Bernstein DN, Koolmees D, Hester J, Yedulla N, and Makhni EC. Pain is the Primary Factor Associated with Satisfaction with Symptoms for New Patients Presenting to the Orthopaedic Clinic. Arthroscopy 2021.
Arthroscopy : the journal of arthroscopic & related surgery : official publication of the Arthroscopy Association of North America and the International Arthroscopy Association
PURPOSE: The purpose of the current study was to (1) determine the percentage of new orthopedic patients reporting their symptoms to be acceptable at presentation, as measured by the Patient Acceptable Symptom State (PASS) question, and (2) evaluate whether patient-reported outcome measures (PROMs), including Patient-Reported Outcome Measurement Information System (PROMIS) Physical Function (PF) or Upper Extremity, Pain Interference (PI), and Depression (D), or sociodemographic factors are associated with acceptable symptoms at presentation.
METHODS: Between February 7, 2020, and March 16, 2020, new orthopedic patients who completed PROMs were identified. Patient records were reviewed for those who also completed the PASS question, a yes/no question about whether a patient's current symptom state is satisfactory. Bivariate analysis was conducted to compare patient characteristics, such as area deprivation index (ADI), between those reporting acceptable symptoms and those who did not. Multivariable logistic regression models were used to determine factors associated with acceptable symptoms at presentation.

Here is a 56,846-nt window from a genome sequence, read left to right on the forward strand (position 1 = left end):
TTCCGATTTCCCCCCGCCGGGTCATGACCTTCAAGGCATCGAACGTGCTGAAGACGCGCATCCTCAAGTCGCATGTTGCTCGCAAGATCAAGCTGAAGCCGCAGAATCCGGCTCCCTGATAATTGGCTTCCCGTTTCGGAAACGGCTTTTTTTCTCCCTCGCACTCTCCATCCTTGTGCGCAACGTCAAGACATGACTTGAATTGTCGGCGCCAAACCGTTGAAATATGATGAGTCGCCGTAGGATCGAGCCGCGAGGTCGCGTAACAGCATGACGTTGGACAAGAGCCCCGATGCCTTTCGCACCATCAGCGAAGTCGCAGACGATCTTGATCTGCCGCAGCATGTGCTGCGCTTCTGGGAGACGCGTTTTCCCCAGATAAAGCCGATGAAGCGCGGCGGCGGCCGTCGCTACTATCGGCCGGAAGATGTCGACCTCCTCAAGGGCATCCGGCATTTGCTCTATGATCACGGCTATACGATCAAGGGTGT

RESULTS: A total of 570 patients were included, with one-fourth (n = 143 [25%]) reporting acceptable symptoms at presentation. In multivariable regression analysis, only pain, as measured by the PROMIS PI, was associated with acceptable symptoms at presentation (non-upper extremity patient regression: PROMIS PI: odds ratio [OR], 0.84; 95% confidence interval [CI], 0.79-0.90, P < .01; upper extremity patient regression: PROMIS PI: OR, 0.91; 95% CI, 0.85-0.98, P < .01). In both multivariable regression analyses, insurance type (private, Medicare, Medicaid, other), visit subspecialty (sports, hand, joints, foot and ankle, spine, other), PROMIS PF, PROMIS D, and national ADI were not associated with acceptable symptoms at presentation (all P > .05).
CONCLUSIONS: One-fourth of new orthopedic patients reported their symptoms to be acceptable at presentation. Of those who considered their symptom state unsatisfactory, pain-not functional status, mental health, or sociodemographic factors-was the primary determinant.
LEVEL OF EVIDENCE: Level III, diagnostic.
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